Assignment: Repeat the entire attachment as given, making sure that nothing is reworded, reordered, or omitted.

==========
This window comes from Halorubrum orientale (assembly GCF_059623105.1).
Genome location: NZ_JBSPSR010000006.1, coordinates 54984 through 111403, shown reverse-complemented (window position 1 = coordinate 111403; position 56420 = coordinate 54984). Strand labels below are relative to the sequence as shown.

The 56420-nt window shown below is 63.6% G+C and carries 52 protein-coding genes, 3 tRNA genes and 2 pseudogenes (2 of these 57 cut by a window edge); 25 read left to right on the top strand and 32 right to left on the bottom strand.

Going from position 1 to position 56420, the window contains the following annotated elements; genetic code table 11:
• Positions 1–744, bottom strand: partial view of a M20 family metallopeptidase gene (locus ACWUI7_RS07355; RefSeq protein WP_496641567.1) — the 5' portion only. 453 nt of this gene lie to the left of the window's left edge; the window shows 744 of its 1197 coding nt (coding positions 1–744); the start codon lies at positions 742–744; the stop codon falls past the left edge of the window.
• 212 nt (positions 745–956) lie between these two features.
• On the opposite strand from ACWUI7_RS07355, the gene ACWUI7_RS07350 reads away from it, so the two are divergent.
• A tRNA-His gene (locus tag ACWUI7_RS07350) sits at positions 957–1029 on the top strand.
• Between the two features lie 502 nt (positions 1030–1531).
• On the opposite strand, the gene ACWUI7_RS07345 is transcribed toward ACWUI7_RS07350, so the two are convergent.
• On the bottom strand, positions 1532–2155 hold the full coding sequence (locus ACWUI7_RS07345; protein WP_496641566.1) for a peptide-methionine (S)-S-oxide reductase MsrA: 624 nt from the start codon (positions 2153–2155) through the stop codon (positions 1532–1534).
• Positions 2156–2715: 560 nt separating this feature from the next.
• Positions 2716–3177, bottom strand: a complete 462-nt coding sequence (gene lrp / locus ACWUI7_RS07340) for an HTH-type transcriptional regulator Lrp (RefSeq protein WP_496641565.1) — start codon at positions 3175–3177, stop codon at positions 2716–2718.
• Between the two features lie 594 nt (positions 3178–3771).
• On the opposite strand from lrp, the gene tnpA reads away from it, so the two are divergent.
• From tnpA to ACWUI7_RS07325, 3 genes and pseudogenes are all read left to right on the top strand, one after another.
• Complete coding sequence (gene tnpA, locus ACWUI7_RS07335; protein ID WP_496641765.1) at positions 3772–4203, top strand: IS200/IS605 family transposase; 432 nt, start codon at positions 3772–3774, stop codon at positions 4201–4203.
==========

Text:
This window comes from Halorubrum orientale (assembly GCF_059623105.1).
Genome location: NZ_JBSPSR010000006.1, coordinates 54984 through 111403, shown reverse-complemented (window position 1 = coordinate 111403; position 56420 = coordinate 54984). Strand labels below are relative to the sequence as shown.

The 56420-nt window shown below is 63.6% G+C and carries 52 protein-coding genes, 3 tRNA genes and 2 pseudogenes (2 of these 57 cut by a window edge); 25 read left to right on the top strand and 32 right to left on the bottom strand.

Going from position 1 to position 56420, the window contains the following annotated elements; genetic code table 11:
• Positions 1–744, bottom strand: partial view of a M20 family metallopeptidase gene (locus ACWUI7_RS07355; RefSeq protein WP_496641567.1) — the 5' portion only. 453 nt of this gene lie to the left of the window's left edge; the window shows 744 of its 1197 coding nt (coding positions 1–744); the start codon lies at positions 742–744; the stop codon falls past the left edge of the window.
• 212 nt (positions 745–956) lie between these two features.
• On the opposite strand from ACWUI7_RS07355, the gene ACWUI7_RS07350 reads away from it, so the two are divergent.
• A tRNA-His gene (locus tag ACWUI7_RS07350) sits at positions 957–1029 on the top strand.
• Between the two features lie 502 nt (positions 1030–1531).
• On the opposite strand, the gene ACWUI7_RS07345 is transcribed toward ACWUI7_RS07350, so the two are convergent.
• On the bottom strand, positions 1532–2155 hold the full coding sequence (locus ACWUI7_RS07345; protein WP_496641566.1) for a peptide-methionine (S)-S-oxide reductase MsrA: 624 nt from the start codon (positions 2153–2155) through the stop codon (positions 1532–1534).
• Positions 2156–2715: 560 nt separating this feature from the next.
• Positions 2716–3177, bottom strand: a complete 462-nt coding sequence (gene lrp / locus ACWUI7_RS07340) for an HTH-type transcriptional regulator Lrp (RefSeq protein WP_496641565.1) — start codon at positions 3175–3177, stop codon at positions 2716–2718.
• Between the two features lie 594 nt (positions 3178–3771).
• On the opposite strand from lrp, the gene tnpA reads away from it, so the two are divergent.
• From tnpA to ACWUI7_RS07325, 3 genes and pseudogenes are all read left to right on the top strand, one after another.
• Complete coding sequence (gene tnpA, locus ACWUI7_RS07335; protein ID WP_496641765.1) at positions 3772–4203, top strand: IS200/IS605 family transposase; 432 nt, start codon at positions 3772–3774, stop codon at positions 4201–4203.